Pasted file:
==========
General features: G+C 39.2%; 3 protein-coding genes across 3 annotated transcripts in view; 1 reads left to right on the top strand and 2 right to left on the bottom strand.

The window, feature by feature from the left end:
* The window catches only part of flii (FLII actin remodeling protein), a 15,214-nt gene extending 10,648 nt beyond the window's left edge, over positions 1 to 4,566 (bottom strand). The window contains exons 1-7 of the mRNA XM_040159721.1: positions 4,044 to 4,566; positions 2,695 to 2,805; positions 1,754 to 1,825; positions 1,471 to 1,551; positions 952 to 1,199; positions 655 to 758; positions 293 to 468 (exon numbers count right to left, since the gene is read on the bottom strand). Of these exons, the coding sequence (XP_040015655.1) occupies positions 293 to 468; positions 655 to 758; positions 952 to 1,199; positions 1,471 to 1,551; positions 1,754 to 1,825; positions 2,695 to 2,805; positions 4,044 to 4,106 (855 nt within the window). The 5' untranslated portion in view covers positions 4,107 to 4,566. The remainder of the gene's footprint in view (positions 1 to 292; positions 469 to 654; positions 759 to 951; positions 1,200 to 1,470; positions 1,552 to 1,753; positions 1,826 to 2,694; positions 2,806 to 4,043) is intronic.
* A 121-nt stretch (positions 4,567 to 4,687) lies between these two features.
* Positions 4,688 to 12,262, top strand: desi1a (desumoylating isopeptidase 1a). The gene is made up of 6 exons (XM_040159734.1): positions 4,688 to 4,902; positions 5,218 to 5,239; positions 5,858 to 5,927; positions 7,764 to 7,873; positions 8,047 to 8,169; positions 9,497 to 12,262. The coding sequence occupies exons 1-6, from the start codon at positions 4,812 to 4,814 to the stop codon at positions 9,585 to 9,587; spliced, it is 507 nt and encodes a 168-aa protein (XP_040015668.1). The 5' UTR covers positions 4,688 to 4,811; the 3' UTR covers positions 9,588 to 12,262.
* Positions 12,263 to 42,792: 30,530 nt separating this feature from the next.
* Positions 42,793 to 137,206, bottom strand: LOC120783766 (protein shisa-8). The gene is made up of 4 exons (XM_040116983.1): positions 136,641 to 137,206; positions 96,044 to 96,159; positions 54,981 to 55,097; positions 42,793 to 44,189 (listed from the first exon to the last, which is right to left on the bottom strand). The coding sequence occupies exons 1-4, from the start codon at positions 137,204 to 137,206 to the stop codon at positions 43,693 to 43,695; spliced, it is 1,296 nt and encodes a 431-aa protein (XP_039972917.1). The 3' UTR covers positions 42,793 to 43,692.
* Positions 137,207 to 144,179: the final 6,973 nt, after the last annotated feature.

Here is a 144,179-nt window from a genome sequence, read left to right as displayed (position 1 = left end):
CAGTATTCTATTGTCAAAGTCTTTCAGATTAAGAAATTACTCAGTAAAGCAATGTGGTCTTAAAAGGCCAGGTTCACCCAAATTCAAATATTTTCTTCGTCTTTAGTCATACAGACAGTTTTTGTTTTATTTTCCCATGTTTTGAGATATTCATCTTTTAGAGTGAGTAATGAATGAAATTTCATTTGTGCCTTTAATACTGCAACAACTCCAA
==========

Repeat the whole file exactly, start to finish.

General features: G+C 39.2%; 3 protein-coding genes across 3 annotated transcripts in view; 1 reads left to right on the top strand and 2 right to left on the bottom strand.

The window, feature by feature from the left end:
* The window catches only part of flii (FLII actin remodeling protein), a 15,214-nt gene extending 10,648 nt beyond the window's left edge, over positions 1 to 4,566 (bottom strand). The window contains exons 1-7 of the mRNA XM_040159721.1: positions 4,044 to 4,566; positions 2,695 to 2,805; positions 1,754 to 1,825; positions 1,471 to 1,551; positions 952 to 1,199; positions 655 to 758; positions 293 to 468 (exon numbers count right to left, since the gene is read on the bottom strand). Of these exons, the coding sequence (XP_040015655.1) occupies positions 293 to 468; positions 655 to 758; positions 952 to 1,199; positions 1,471 to 1,551; positions 1,754 to 1,825; positions 2,695 to 2,805; positions 4,044 to 4,106 (855 nt within the window). The 5' untranslated portion in view covers positions 4,107 to 4,566. The remainder of the gene's footprint in view (positions 1 to 292; positions 469 to 654; positions 759 to 951; positions 1,200 to 1,470; positions 1,552 to 1,753; positions 1,826 to 2,694; positions 2,806 to 4,043) is intronic.
* A 121-nt stretch (positions 4,567 to 4,687) lies between these two features.
* Positions 4,688 to 12,262, top strand: desi1a (desumoylating isopeptidase 1a). The gene is made up of 6 exons (XM_040159734.1): positions 4,688 to 4,902; positions 5,218 to 5,239; positions 5,858 to 5,927; positions 7,764 to 7,873; positions 8,047 to 8,169; positions 9,497 to 12,262. The coding sequence occupies exons 1-6, from the start codon at positions 4,812 to 4,814 to the stop codon at positions 9,585 to 9,587; spliced, it is 507 nt and encodes a 168-aa protein (XP_040015668.1). The 5' UTR covers positions 4,688 to 4,811; the 3' UTR covers positions 9,588 to 12,262.
* Positions 12,263 to 42,792: 30,530 nt separating this feature from the next.
* Positions 42,793 to 137,206, bottom strand: LOC120783766 (protein shisa-8). The gene is made up of 4 exons (XM_040116983.1): positions 136,641 to 137,206; positions 96,044 to 96,159; positions 54,981 to 55,097; positions 42,793 to 44,189 (listed from the first exon to the last, which is right to left on the bottom strand). The coding sequence occupies exons 1-4, from the start codon at positions 137,204 to 137,206 to the stop codon at positions 43,693 to 43,695; spliced, it is 1,296 nt and encodes a 431-aa protein (XP_039972917.1). The 3' UTR covers positions 42,793 to 43,692.
* Positions 137,207 to 144,179: the final 6,973 nt, after the last annotated feature.

Here is a 144,179-nt window from a genome sequence, read left to right as displayed (position 1 = left end):
CAGTATTCTATTGTCAAAGTCTTTCAGATTAAGAAATTACTCAGTAAAGCAATGTGGTCTTAAAAGGCCAGGTTCACCCAAATTCAAATATTTTCTTCGTCTTTAGTCATACAGACAGTTTTTGTTTTATTTTCCCATGTTTTGAGATATTCATCTTTTAGAGTGAGTAATGAATGAAATTTCATTTGTGCCTTTAATACTGCAACAACTCCAA